Serum reduction to 5% had no significant effect on the relative expression of MCP-1 mRNA compared to 20% serum supplement. Hypoxia significantly reduced () the relative expression of MCP-1 mRNA in both 5% and 20% serum supplement. This was similar to what was observed for MCP-1 secretion except for the lack of an effect of serum.

Changes in the relative expression of MIP-1α and MIP-1β mRNA were similar to each other. Expression was significantly reduced () in 5% serum compared to 20% in hypoxic conditions. No effect was seen in normoxic conditions. Hypoxia significantly elevated mRNA expression in both 5% () and 20% (<0.01%) supplements. These effects were in contrast to secretion of these two factors into the culture media where hypoxia had no effect on MIP-1α and suppressed MIP-1β secretion.

Reducing the serum from 20% to 5% significantly increased () the relative expression of MMP-2 mRNA in normoxic conditions similar to secretion into the media. However, reducing serum had no significant effect in hypoxia in contrast to secretion which showed an increase. Hypoxia had no effect on expression in either serum concentration while it reduced secretion into the media.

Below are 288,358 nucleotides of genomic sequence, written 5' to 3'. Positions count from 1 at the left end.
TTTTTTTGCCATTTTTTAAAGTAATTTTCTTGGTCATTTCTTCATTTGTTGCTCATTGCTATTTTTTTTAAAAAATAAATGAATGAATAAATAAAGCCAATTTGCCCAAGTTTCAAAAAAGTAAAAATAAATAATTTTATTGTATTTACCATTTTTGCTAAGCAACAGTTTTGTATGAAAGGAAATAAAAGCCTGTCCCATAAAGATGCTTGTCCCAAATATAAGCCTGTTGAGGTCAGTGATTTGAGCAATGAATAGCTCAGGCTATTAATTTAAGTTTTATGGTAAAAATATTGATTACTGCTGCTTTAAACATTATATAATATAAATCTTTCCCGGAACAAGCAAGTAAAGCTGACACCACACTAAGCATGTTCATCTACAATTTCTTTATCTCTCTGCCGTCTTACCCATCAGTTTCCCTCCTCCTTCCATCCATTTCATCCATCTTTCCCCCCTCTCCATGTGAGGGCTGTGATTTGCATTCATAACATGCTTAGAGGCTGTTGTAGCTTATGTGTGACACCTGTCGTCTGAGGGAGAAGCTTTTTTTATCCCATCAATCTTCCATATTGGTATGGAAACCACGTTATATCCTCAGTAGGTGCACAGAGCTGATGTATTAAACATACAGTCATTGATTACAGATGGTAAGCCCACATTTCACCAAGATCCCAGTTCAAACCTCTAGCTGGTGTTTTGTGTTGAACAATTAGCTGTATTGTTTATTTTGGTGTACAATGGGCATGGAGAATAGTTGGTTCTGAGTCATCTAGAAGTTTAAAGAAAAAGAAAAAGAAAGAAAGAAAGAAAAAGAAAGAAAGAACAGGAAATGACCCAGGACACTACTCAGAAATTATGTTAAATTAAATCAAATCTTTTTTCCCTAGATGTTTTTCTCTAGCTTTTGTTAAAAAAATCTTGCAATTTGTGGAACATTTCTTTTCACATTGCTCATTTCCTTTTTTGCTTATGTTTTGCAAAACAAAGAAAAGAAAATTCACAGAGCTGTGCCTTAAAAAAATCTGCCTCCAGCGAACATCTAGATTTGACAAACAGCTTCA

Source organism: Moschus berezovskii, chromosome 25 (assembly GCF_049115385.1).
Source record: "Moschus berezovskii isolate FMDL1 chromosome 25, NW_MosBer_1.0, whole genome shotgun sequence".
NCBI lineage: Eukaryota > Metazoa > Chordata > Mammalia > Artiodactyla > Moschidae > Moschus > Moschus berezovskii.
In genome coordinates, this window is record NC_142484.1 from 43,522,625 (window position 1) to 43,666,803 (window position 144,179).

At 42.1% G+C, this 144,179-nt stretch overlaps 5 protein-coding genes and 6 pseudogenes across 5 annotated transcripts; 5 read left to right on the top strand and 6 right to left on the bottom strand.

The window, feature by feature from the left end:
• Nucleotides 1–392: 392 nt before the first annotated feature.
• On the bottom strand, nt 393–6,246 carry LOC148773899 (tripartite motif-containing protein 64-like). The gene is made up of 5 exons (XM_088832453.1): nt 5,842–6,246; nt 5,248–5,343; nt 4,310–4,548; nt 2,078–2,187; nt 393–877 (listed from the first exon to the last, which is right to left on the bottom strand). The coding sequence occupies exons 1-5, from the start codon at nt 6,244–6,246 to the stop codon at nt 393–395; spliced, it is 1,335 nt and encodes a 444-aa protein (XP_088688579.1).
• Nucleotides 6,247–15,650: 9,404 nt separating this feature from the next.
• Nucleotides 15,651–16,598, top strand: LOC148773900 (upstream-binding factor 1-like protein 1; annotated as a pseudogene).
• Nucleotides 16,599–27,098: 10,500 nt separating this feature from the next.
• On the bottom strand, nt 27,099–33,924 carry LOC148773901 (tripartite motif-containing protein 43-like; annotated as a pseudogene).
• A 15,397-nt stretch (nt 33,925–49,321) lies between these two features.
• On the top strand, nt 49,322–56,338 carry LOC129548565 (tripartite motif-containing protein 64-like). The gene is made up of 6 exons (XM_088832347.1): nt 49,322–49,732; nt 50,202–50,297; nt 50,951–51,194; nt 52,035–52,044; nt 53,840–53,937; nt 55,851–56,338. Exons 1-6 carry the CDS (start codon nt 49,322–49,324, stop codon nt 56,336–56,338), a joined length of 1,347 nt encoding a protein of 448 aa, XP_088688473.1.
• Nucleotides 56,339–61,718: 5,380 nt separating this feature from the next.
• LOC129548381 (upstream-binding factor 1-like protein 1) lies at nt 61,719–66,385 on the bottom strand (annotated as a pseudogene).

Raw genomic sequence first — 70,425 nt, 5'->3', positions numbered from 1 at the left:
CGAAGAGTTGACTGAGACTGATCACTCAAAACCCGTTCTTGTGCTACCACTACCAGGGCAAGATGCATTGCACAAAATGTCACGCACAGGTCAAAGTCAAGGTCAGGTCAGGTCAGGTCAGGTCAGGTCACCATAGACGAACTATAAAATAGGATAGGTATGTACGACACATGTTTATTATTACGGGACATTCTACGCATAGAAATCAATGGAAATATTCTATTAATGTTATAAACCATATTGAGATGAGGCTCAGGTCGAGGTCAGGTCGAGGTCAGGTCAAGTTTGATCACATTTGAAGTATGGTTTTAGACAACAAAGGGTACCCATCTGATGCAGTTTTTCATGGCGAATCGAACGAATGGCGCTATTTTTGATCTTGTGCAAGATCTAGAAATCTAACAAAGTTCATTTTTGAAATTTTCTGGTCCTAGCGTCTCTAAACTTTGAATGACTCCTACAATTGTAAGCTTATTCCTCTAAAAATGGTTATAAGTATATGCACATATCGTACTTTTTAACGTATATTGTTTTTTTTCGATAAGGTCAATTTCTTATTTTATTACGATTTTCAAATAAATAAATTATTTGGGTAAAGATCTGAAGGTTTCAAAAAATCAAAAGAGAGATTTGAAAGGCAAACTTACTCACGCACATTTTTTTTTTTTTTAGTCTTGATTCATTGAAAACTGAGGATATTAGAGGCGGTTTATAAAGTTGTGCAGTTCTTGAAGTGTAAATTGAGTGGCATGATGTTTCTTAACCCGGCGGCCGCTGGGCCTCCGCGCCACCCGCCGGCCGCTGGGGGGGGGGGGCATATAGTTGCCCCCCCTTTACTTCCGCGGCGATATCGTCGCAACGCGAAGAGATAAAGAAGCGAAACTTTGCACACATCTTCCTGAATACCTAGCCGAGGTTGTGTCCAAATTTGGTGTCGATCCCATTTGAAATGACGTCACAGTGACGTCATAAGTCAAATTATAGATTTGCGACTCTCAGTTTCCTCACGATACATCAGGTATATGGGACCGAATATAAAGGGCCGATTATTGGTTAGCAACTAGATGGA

4. Discussion

This study clearly demonstrates that alteration of oxygen concentrations and serum levels results in significant changes in the mRNA expression for and secretion of paracrine factors by MSC. It is the first time that these two parameters have been studied simultaneously and the data suggests that the low serum and oxygen conditions present during the ischemia found after coronary artery occlusion may have significant effects on the secretory function of MSC and the role they play in preventing the loss of myocardial function after heart attack [1]. The particular changes observed depend on the specific paracrine factor being studied. Changes in mRNA often paralleled changes in secretion, but there were exceptions.